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QUT, Ford researchers find way to tell autonomous vehicle which cameras to use when navigating

Queensland University of Technology (QUT) robotics researchers working with Ford Motor Company have found a way to tell an autonomous vehicle which cameras to use when navigating. Professor Michael Milford, Joint Director of the QUT Center for Robotics and Australian Research Council Laureate Fellow and senior author, said the research comes from a project looking at how cameras and lidar sensors, commonly used in autonomous vehicles, can better understand the world around them.


The key idea here is to learn which cameras to use at different locations in the world, based on previous experience at that location. For example, the system might learn that a particular camera is very useful for tracking the position of the vehicle on a particular stretch of road, and choose to use that camera on subsequent visits to that section of road.

—Professor Milford

This research took place as part of a larger fundamental research project with Ford looking at how cameras and LIDAR sensors, commonly used in autonomous vehicles, can better understand the world around them.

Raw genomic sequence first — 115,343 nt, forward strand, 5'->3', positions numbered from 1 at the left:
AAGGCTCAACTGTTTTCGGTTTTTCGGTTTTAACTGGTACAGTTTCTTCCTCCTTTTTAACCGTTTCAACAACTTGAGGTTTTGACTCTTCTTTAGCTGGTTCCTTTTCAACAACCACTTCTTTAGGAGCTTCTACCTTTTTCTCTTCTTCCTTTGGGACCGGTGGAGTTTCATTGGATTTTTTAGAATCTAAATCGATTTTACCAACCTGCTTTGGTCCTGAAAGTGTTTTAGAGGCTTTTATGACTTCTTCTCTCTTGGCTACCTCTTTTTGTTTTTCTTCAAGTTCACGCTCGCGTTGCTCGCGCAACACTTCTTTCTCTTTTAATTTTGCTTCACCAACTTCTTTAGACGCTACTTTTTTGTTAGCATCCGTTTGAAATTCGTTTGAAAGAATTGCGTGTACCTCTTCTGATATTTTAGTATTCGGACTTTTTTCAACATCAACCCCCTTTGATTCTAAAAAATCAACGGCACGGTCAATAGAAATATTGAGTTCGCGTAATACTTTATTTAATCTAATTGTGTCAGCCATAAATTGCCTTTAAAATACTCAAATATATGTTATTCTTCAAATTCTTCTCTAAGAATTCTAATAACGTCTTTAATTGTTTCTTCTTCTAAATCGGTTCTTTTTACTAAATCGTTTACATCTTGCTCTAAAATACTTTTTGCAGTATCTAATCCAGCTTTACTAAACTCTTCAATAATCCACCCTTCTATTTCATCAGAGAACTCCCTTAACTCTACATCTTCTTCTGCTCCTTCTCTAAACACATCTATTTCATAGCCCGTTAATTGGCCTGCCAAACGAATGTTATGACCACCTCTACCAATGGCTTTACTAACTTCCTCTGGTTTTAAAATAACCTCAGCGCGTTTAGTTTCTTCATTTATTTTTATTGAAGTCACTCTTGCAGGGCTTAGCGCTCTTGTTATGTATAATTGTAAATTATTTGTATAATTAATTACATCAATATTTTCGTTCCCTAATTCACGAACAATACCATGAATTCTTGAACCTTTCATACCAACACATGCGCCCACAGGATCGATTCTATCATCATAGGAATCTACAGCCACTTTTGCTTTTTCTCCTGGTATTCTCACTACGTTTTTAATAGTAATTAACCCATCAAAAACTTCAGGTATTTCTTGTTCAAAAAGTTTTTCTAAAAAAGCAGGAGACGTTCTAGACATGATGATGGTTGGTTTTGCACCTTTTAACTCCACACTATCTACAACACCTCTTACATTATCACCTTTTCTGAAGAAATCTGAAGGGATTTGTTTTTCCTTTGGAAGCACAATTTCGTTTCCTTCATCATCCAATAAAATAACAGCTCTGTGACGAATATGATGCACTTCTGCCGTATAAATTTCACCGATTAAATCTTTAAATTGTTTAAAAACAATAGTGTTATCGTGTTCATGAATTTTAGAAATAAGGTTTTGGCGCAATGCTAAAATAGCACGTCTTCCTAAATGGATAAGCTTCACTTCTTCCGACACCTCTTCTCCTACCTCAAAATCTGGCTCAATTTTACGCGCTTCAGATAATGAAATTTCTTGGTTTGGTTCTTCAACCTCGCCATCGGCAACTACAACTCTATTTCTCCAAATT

Dr. Punarjay (Jay) Chakravarty is leading the project on behalf of the Ford Autonomous Vehicle Future Tech group.

Autonomous vehicles depend heavily on knowing where they are in the world, using a range of sensors including cameras. Knowing where you are helps you leverage map information that is also useful for detecting other dynamic objects in the scene. A particular intersection might have people crossing in a certain way.

This can be used as prior information for the neural nets doing object detection and so accurate localization is critical and this research allows us to focus on the best camera at any given time.

—Dr Chakravarty

To make progress on the problem, the team has also had to devise new ways of evaluating the performance of an autonomous vehicle positioning system.

This work has just been published in the IEEE Robotics and Automation Letters journal, and will also be presented at the upcoming IEEE/RSJ International Conference on Intelligent Robots and Systems in Kyoto, Japan in October.


  • S. Hausler et al., “Improving Worst Case Visual Localization Coverage via Place-Specific Sub-Selection in Multi-Camera Systems,” in IEEE Robotics and Automation Letters, vol. 7, no. 4, pp. 10112-10119, Oct. 2022, doi: 10.1109/LRA.2022.3191174.


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